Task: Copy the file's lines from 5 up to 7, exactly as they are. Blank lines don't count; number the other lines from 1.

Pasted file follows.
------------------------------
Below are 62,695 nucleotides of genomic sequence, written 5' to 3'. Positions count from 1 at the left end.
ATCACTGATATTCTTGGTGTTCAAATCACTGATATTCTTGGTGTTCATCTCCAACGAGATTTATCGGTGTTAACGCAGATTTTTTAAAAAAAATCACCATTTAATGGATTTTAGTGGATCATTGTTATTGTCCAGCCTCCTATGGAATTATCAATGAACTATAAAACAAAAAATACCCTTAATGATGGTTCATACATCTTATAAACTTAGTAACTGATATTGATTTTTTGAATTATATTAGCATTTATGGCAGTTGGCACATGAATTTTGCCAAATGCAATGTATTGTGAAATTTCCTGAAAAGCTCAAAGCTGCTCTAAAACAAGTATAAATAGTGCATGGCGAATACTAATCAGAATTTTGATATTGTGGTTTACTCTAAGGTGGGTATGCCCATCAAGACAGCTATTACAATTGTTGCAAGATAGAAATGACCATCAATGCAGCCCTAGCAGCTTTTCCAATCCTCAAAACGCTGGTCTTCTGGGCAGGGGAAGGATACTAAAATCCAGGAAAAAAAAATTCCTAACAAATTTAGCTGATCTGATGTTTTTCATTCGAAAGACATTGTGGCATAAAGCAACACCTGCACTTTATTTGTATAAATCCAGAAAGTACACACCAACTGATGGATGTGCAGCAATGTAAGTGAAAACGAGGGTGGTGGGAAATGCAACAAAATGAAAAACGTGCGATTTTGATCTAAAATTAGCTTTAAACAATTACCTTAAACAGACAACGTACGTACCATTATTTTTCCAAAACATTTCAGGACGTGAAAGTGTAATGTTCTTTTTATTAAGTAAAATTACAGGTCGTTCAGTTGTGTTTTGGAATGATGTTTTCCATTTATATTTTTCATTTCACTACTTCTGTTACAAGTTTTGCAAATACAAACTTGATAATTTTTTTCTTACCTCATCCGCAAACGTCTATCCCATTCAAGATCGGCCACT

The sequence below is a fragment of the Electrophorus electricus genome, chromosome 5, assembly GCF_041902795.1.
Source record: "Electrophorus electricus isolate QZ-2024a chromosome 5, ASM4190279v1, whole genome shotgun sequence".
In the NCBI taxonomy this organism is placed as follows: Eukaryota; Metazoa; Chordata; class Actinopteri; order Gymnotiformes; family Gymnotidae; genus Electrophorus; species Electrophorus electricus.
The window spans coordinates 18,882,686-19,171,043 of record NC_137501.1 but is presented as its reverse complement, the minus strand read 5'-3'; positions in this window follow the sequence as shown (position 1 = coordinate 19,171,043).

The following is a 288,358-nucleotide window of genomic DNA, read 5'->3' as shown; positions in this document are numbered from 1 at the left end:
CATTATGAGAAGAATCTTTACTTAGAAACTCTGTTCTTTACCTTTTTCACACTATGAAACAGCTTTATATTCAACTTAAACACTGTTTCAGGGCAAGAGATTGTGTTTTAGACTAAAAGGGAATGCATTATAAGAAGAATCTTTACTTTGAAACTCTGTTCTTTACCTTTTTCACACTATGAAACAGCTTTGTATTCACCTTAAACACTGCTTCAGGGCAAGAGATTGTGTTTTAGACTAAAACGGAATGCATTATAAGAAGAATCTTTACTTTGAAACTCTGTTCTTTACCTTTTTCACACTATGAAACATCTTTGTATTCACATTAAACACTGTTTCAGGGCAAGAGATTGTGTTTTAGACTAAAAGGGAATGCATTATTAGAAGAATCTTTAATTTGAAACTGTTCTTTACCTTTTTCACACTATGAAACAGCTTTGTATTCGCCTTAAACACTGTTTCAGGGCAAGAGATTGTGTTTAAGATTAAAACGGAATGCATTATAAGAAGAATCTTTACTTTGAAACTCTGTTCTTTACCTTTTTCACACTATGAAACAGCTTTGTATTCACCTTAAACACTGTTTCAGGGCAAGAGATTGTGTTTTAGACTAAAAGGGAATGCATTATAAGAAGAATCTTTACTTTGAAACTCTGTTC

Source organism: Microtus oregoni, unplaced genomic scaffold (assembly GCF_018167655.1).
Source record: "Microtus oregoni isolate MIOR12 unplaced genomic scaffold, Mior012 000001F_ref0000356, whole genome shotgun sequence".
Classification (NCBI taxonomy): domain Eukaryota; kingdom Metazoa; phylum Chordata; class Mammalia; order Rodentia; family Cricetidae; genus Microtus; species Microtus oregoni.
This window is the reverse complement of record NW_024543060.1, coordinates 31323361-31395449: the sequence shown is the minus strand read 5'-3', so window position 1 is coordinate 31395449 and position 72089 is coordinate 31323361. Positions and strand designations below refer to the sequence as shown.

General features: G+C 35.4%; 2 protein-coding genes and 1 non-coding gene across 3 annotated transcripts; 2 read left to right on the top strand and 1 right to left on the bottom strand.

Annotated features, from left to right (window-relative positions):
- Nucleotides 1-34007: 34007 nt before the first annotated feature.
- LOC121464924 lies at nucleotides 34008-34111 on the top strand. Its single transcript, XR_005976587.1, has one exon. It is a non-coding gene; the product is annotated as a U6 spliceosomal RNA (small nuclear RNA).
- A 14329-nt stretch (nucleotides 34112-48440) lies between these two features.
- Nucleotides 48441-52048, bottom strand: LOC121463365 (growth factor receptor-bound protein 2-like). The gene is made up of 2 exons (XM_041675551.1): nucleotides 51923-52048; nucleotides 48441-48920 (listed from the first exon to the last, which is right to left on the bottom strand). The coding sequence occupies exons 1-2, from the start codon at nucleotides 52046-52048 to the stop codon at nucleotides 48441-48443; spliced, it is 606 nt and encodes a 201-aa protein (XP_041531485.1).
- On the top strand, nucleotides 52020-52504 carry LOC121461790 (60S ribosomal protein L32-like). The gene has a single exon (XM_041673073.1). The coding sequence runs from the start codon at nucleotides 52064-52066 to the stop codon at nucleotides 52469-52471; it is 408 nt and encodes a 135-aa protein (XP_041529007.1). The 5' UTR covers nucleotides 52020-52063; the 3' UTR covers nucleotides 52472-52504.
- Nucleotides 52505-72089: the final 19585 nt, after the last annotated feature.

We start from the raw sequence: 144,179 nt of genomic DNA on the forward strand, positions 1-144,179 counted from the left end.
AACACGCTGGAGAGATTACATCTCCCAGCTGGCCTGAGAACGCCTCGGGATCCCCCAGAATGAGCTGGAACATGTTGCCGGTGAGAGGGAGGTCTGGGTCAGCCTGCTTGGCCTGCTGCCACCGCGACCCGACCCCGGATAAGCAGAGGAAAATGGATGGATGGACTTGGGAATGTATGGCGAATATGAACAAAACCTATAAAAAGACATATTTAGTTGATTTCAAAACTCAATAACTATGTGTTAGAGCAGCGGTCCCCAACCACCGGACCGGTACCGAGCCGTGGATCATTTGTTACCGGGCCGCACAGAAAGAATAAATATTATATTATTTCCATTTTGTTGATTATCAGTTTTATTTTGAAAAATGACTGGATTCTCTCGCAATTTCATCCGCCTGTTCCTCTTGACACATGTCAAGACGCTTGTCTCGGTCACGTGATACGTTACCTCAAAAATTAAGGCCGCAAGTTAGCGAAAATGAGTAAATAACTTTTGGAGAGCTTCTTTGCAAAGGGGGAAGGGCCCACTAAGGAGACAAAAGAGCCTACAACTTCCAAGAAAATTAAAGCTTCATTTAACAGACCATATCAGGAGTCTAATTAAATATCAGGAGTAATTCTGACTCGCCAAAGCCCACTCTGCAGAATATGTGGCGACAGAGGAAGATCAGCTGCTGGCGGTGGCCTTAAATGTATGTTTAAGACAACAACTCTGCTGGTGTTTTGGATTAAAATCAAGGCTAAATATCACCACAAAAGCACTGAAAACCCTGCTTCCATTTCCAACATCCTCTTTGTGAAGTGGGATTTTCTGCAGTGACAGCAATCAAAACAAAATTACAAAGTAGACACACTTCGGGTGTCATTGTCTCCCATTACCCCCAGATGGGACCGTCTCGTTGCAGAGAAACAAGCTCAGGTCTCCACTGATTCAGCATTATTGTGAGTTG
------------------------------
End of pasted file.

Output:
In the NCBI taxonomy this organism is placed as follows: Eukaryota; Metazoa; Chordata; class Actinopteri; order Gymnotiformes; family Gymnotidae; genus Electrophorus; species Electrophorus electricus.
The window spans coordinates 18,882,686-19,171,043 of record NC_137501.1 but is presented as its reverse complement, the minus strand read 5'-3'; positions in this window follow the sequence as shown (position 1 = coordinate 19,171,043).

The following is a 288,358-nucleotide window of genomic DNA, read 5'->3' as shown; positions in this document are numbered from 1 at the left end: